Japan’s COVID-19 vaccine chief has blamed a rigid drug approval system for a slow inoculation campaign that is relying on only one approved shot, as a fourth wave of infections raises worries amid preparations for the Summer Olympics.
Taro Kono, the minister in charge of vaccines, took responsibility for the public frustration with the vaccine distributed system but also said the approval process was a disadvantage in an emergency.
“Even though we are in a state of crisis, we’re still using the same rules to approve vaccines that we do under normal times,” Kono said in a TBS television interview broadcast on Wednesday.
“In the wake of this corona situation, the administration needs to change.”
The government aims to inoculate most of its 36 million people over the age of 65 by the end of July. The Olympics, postponed last year as the virus was spreading around the world, are due to begin on July 23.
To reach that vaccination target, the government hopes to deliver about 1 million shots a day, about three times faster than the current pace.
From early in the crisis, the government has said it would not skip regulatory steps to ensure the safety and efficacy of vaccines. That means domestic clinical trials and reviews taking several months to complete.
Some other countries have introduced emergency approvals to deploy vaccines faster.
Japan approved the vaccine developed by Pfizer Inc and BioNTech SE, in mid-February, two months later than in the United States.
The delay, along with a host of logistical problems, has meant Japan has inoculated just 2.9% of its population, the lowest rate among wealthy countries.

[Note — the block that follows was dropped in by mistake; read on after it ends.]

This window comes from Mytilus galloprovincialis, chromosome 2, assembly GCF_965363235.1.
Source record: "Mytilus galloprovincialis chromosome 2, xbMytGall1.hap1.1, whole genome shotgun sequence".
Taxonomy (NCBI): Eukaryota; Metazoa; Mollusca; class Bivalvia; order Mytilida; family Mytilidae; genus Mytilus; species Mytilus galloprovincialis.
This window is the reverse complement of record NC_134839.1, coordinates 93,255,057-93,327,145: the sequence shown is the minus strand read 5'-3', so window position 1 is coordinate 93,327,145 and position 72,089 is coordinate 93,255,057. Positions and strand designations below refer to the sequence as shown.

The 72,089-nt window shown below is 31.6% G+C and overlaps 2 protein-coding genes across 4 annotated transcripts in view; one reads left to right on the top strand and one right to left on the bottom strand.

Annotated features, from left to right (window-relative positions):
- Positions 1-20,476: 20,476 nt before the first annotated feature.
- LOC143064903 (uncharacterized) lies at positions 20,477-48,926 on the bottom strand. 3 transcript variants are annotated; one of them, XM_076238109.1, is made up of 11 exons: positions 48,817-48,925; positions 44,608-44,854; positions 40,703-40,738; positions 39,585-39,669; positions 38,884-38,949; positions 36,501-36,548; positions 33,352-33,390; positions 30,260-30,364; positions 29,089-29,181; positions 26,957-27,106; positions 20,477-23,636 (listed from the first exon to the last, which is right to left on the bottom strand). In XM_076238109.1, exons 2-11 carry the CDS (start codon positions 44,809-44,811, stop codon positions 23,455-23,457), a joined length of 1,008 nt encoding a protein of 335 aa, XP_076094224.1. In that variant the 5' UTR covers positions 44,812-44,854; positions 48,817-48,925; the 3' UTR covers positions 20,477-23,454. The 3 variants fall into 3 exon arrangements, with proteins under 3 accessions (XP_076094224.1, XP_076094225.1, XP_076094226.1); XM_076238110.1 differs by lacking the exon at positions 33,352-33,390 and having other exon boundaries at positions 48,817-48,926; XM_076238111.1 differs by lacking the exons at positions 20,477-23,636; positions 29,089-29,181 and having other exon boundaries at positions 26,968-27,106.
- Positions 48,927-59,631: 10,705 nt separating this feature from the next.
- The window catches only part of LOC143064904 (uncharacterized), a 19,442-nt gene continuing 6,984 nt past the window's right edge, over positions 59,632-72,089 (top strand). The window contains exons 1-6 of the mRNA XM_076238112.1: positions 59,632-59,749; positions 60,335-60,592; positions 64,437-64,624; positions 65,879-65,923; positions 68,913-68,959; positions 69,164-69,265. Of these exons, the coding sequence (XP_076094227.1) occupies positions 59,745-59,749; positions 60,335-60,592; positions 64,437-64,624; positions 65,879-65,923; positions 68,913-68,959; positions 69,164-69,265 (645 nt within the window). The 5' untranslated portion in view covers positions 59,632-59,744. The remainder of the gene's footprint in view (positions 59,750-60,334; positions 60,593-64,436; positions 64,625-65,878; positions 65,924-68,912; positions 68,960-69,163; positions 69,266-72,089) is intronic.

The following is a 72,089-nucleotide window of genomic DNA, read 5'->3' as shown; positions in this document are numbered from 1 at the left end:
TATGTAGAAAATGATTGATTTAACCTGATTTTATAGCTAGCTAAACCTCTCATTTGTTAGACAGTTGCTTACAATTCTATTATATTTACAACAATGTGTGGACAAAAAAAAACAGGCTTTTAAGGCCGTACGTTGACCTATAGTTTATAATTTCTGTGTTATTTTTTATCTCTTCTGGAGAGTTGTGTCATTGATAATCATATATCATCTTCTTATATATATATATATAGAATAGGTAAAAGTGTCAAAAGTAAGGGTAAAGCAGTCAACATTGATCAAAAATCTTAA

Pfizer started its Japan trial in October, recruiting 160 volunteers to take its vaccine. AstraZeneca PLC, which is still being considered by domestic regulators, started its vaccine trial earlier with 256 subjects.
But trials involving such small numbers of people are “really meaningless,” said Takahiro Kinoshita, a Japanese physician and researcher based in Boston.
Global trials involve enough Asian subjects to ensure safety in their genotype, Kinoshita said.
Japan’s trials, lengthy reviews and slow rollouts stem from public fears about vaccines that have undermined previous inoculation campaigns for HPV and other diseases.
“Everything is connected to vaccine hesitancy behavior,” he said.
The health ministry and the Pharmaceuticals and Medical Devices Agency, Japan’s main drug regulator, did not immediately respond when contacted for comment on Kono’s remarks.
About 75% of Japanese are dissatisfied with the vaccine rollout and Japan had the lowest rates of approval of government handling of the pandemic among six major economies in a survey by global consultancy Kekst CNC released on Wednesday.
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